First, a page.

Greece is giving $1.6 billion to its austerity-weary citizens

Cash-strapped Greeks are receiving an early on Christmas present.

Greece will distribute more than €1 billion ($1.2 billion) in surplus government cash to households and pensioners that have been strike by austerity, according to Prime Minister Alexis Tsipras. Another €360 million ($422 million) will go to the Public Ability Corporation to help make sure that energy rates don’t rise in 2018.

The “social dividend” payments, which will be made in December, are possible thanks to the country’s bigger than expected budget savings.

Under rules collection by its lenders, Greece must keep a spending budget surplus of at least 1.75%. But economists expect the surplus to reach 3% this year thanks to higher taxes revenues and extra spending cuts.

Tsipras was initially elected on the promise of ending years of rough austerity prescribed by europe and the International Monetary Fund. Both groups own lent Greece over €300 billion ($350 billion) to prevent it from defaulting on its debts and dropping from the euro. In return, they asked for deep spending cuts and taxes rises.

Tsipras was forced to agree to even more drastic actions so as to secure a third bailout in 2015.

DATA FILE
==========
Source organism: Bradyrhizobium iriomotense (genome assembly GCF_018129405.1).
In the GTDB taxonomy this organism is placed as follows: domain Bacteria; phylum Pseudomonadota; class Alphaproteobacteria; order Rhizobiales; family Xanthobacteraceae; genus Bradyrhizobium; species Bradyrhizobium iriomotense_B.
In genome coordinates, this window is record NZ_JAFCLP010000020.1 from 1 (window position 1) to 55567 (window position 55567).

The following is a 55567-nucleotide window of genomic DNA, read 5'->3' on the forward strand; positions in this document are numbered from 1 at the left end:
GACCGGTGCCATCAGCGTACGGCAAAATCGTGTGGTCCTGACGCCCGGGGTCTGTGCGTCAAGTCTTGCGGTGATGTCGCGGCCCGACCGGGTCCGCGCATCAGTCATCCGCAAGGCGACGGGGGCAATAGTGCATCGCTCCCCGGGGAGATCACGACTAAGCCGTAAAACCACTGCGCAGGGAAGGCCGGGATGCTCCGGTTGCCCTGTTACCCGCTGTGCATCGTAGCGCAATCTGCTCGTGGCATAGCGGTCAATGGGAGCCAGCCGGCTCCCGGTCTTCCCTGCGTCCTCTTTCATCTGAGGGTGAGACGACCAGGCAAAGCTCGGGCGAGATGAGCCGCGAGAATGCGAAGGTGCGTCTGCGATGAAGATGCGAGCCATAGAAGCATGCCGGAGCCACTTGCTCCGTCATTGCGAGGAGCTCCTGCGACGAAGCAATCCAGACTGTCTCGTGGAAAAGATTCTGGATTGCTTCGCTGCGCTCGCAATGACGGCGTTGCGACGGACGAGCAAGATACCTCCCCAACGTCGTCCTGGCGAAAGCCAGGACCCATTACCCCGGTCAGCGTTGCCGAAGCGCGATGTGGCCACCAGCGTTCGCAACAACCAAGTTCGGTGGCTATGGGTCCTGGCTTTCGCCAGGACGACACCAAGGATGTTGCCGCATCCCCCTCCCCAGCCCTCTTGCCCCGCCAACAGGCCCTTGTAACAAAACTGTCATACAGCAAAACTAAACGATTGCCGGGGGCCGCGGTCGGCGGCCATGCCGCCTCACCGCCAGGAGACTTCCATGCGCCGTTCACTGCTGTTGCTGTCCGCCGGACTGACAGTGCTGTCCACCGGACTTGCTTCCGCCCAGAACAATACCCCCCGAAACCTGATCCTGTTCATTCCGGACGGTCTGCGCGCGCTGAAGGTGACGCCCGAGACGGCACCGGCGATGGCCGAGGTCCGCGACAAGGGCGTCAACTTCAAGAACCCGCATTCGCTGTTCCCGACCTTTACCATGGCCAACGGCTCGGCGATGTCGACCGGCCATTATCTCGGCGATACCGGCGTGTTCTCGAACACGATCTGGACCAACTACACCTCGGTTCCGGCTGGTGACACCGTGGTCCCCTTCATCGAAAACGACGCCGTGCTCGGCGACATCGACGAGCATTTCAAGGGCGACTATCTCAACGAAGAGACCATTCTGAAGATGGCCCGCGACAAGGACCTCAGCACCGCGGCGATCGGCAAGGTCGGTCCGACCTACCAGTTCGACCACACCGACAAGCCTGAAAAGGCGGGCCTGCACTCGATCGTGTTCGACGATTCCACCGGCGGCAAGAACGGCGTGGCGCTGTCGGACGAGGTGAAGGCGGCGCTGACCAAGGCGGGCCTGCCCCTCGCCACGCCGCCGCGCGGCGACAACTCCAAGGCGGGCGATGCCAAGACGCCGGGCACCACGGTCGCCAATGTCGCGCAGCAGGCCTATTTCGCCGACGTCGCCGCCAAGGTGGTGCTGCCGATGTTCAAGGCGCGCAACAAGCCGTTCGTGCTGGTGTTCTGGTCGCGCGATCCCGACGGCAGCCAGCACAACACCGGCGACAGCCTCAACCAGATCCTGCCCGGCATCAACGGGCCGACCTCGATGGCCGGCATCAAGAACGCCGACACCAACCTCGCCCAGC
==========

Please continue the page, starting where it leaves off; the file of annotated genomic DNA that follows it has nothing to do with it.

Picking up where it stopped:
Greece is apparently sticking to the plan, and the economy keeps growing again after years of recession. The European Commission expects the Greek overall economy to extend by 1.6% this season and by 2.5% in both 2018 and 2019.

Related: They would like to kill the euro

Tsipras said that €720 million ($845 million) might come to be distributed to roughly 3.4 million smaller and middle class families. The tax free payments will vary based on the size and salary of families.

Another €315 million ($370 million) will be given to pensioners in the type of rebates for health care payments.

Related: The last thing European countries needs: another Greek crisis

Tsipras angered Greece’s international lenders last year when he announced a €600 million ($704 million) bonus offer for the country’s pensioners.

The groups look like on board these times. A European Commission spokesperson said this year’s payments appear “to get broadly in brand” with discussions between the creditors and Tsipras’ authorities.

Read more on: http://money.cnn.com